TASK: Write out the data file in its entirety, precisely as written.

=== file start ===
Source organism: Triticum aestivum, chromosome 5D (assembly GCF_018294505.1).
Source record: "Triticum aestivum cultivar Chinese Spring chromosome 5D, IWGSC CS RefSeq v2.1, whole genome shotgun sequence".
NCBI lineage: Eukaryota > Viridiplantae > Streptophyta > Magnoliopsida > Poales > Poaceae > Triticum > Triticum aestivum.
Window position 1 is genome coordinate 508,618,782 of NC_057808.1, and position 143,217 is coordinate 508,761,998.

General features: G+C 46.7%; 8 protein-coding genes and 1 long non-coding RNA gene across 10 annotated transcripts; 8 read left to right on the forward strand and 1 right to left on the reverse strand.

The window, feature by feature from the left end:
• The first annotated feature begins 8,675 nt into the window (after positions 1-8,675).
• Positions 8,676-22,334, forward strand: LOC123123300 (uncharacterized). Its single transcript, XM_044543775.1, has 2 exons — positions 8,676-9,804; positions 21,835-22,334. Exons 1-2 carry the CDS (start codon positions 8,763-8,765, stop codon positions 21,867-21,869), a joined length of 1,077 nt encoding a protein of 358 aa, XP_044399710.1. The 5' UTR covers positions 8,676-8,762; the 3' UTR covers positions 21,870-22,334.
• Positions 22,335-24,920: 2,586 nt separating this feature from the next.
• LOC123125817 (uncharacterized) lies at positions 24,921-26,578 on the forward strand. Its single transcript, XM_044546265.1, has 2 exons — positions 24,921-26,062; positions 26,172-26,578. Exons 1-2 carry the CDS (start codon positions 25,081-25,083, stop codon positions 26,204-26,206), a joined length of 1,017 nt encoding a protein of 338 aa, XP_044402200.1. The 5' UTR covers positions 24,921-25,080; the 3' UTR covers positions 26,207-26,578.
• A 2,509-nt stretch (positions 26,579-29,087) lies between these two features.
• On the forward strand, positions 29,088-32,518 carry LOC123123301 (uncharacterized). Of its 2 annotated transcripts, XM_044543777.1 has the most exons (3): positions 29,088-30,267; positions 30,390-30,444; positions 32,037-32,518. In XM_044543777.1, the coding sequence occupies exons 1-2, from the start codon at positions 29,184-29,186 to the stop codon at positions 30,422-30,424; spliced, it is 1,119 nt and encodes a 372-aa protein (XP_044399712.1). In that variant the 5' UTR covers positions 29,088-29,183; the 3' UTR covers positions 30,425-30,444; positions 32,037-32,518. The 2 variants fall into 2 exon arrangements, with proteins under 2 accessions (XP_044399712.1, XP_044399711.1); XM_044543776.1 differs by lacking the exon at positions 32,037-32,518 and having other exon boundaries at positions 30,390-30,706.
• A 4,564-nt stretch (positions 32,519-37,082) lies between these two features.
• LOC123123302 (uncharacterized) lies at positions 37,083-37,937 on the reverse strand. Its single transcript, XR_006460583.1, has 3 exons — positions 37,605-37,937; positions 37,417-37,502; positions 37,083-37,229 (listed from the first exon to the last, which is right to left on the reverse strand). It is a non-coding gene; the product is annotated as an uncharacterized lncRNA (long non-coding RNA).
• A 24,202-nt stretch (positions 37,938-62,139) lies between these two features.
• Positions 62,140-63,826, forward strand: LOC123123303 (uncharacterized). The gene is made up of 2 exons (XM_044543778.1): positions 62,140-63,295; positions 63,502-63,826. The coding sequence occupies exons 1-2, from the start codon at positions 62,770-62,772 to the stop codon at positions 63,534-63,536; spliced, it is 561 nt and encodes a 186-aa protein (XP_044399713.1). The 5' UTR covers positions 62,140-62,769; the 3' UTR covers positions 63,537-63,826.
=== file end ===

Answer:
Source organism: Triticum aestivum, chromosome 5D (assembly GCF_018294505.1).
Source record: "Triticum aestivum cultivar Chinese Spring chromosome 5D, IWGSC CS RefSeq v2.1, whole genome shotgun sequence".
NCBI lineage: Eukaryota > Viridiplantae > Streptophyta > Magnoliopsida > Poales > Poaceae > Triticum > Triticum aestivum.
Window position 1 is genome coordinate 508,618,782 of NC_057808.1, and position 143,217 is coordinate 508,761,998.

General features: G+C 46.7%; 8 protein-coding genes and 1 long non-coding RNA gene across 10 annotated transcripts; 8 read left to right on the forward strand and 1 right to left on the reverse strand.

The window, feature by feature from the left end:
• The first annotated feature begins 8,675 nt into the window (after positions 1-8,675).
• Positions 8,676-22,334, forward strand: LOC123123300 (uncharacterized). Its single transcript, XM_044543775.1, has 2 exons — positions 8,676-9,804; positions 21,835-22,334. Exons 1-2 carry the CDS (start codon positions 8,763-8,765, stop codon positions 21,867-21,869), a joined length of 1,077 nt encoding a protein of 358 aa, XP_044399710.1. The 5' UTR covers positions 8,676-8,762; the 3' UTR covers positions 21,870-22,334.
• Positions 22,335-24,920: 2,586 nt separating this feature from the next.
• LOC123125817 (uncharacterized) lies at positions 24,921-26,578 on the forward strand. Its single transcript, XM_044546265.1, has 2 exons — positions 24,921-26,062; positions 26,172-26,578. Exons 1-2 carry the CDS (start codon positions 25,081-25,083, stop codon positions 26,204-26,206), a joined length of 1,017 nt encoding a protein of 338 aa, XP_044402200.1. The 5' UTR covers positions 24,921-25,080; the 3' UTR covers positions 26,207-26,578.
• A 2,509-nt stretch (positions 26,579-29,087) lies between these two features.
• On the forward strand, positions 29,088-32,518 carry LOC123123301 (uncharacterized). Of its 2 annotated transcripts, XM_044543777.1 has the most exons (3): positions 29,088-30,267; positions 30,390-30,444; positions 32,037-32,518. In XM_044543777.1, the coding sequence occupies exons 1-2, from the start codon at positions 29,184-29,186 to the stop codon at positions 30,422-30,424; spliced, it is 1,119 nt and encodes a 372-aa protein (XP_044399712.1). In that variant the 5' UTR covers positions 29,088-29,183; the 3' UTR covers positions 30,425-30,444; positions 32,037-32,518. The 2 variants fall into 2 exon arrangements, with proteins under 2 accessions (XP_044399712.1, XP_044399711.1); XM_044543776.1 differs by lacking the exon at positions 32,037-32,518 and having other exon boundaries at positions 30,390-30,706.
• A 4,564-nt stretch (positions 32,519-37,082) lies between these two features.
• LOC123123302 (uncharacterized) lies at positions 37,083-37,937 on the reverse strand. Its single transcript, XR_006460583.1, has 3 exons — positions 37,605-37,937; positions 37,417-37,502; positions 37,083-37,229 (listed from the first exon to the last, which is right to left on the reverse strand). It is a non-coding gene; the product is annotated as an uncharacterized lncRNA (long non-coding RNA).
• A 24,202-nt stretch (positions 37,938-62,139) lies between these two features.
• Positions 62,140-63,826, forward strand: LOC123123303 (uncharacterized). The gene is made up of 2 exons (XM_044543778.1): positions 62,140-63,295; positions 63,502-63,826. The coding sequence occupies exons 1-2, from the start codon at positions 62,770-62,772 to the stop codon at positions 63,534-63,536; spliced, it is 561 nt and encodes a 186-aa protein (XP_044399713.1). The 5' UTR covers positions 62,140-62,769; the 3' UTR covers positions 63,537-63,826.